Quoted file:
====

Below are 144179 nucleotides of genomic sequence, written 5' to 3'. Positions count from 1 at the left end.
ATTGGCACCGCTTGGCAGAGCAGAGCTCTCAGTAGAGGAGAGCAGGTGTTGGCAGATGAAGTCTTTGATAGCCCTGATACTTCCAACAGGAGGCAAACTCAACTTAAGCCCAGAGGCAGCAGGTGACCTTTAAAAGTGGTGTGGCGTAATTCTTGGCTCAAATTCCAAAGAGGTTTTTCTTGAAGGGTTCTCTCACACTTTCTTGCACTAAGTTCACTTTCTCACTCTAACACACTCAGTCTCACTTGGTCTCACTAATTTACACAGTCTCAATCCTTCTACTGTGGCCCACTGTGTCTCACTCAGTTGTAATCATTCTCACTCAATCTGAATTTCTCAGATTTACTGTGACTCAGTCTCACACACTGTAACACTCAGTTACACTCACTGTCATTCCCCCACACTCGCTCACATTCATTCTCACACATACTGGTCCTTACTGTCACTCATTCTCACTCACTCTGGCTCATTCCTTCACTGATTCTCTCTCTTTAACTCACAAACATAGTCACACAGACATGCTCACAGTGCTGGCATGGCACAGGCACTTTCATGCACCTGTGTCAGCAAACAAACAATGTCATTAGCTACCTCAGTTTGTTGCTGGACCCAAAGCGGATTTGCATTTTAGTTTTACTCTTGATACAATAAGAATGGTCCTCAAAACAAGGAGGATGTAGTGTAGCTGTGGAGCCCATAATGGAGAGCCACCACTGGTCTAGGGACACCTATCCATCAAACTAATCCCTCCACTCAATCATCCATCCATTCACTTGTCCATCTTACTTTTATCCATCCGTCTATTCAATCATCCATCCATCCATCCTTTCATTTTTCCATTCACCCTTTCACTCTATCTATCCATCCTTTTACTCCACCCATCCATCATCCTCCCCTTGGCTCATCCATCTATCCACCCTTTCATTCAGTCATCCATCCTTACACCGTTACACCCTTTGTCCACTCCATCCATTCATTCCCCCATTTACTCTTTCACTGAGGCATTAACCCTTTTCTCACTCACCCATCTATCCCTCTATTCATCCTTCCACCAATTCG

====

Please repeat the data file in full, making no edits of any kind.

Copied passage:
Below are 144179 nucleotides of genomic sequence, written 5' to 3'. Positions count from 1 at the left end.
ATTGGCACCGCTTGGCAGAGCAGAGCTCTCAGTAGAGGAGAGCAGGTGTTGGCAGATGAAGTCTTTGATAGCCCTGATACTTCCAACAGGAGGCAAACTCAACTTAAGCCCAGAGGCAGCAGGTGACCTTTAAAAGTGGTGTGGCGTAATTCTTGGCTCAAATTCCAAAGAGGTTTTTCTTGAAGGGTTCTCTCACACTTTCTTGCACTAAGTTCACTTTCTCACTCTAACACACTCAGTCTCACTTGGTCTCACTAATTTACACAGTCTCAATCCTTCTACTGTGGCCCACTGTGTCTCACTCAGTTGTAATCATTCTCACTCAATCTGAATTTCTCAGATTTACTGTGACTCAGTCTCACACACTGTAACACTCAGTTACACTCACTGTCATTCCCCCACACTCGCTCACATTCATTCTCACACATACTGGTCCTTACTGTCACTCATTCTCACTCACTCTGGCTCATTCCTTCACTGATTCTCTCTCTTTAACTCACAAACATAGTCACACAGACATGCTCACAGTGCTGGCATGGCACAGGCACTTTCATGCACCTGTGTCAGCAAACAAACAATGTCATTAGCTACCTCAGTTTGTTGCTGGACCCAAAGCGGATTTGCATTTTAGTTTTACTCTTGATACAATAAGAATGGTCCTCAAAACAAGGAGGATGTAGTGTAGCTGTGGAGCCCATAATGGAGAGCCACCACTGGTCTAGGGACACCTATCCATCAAACTAATCCCTCCACTCAATCATCCATCCATTCACTTGTCCATCTTACTTTTATCCATCCGTCTATTCAATCATCCATCCATCCATCCTTTCATTTTTCCATTCACCCTTTCACTCTATCTATCCATCCTTTTACTCCACCCATCCATCATCCTCCCCTTGGCTCATCCATCTATCCACCCTTTCATTCAGTCATCCATCCTTACACCGTTACACCCTTTGTCCACTCCATCCATTCATTCCCCCATTTACTCTTTCACTGAGGCATTAACCCTTTTCTCACTCACCCATCTATCCCTCTATTCATCCTTCCACCAATTCG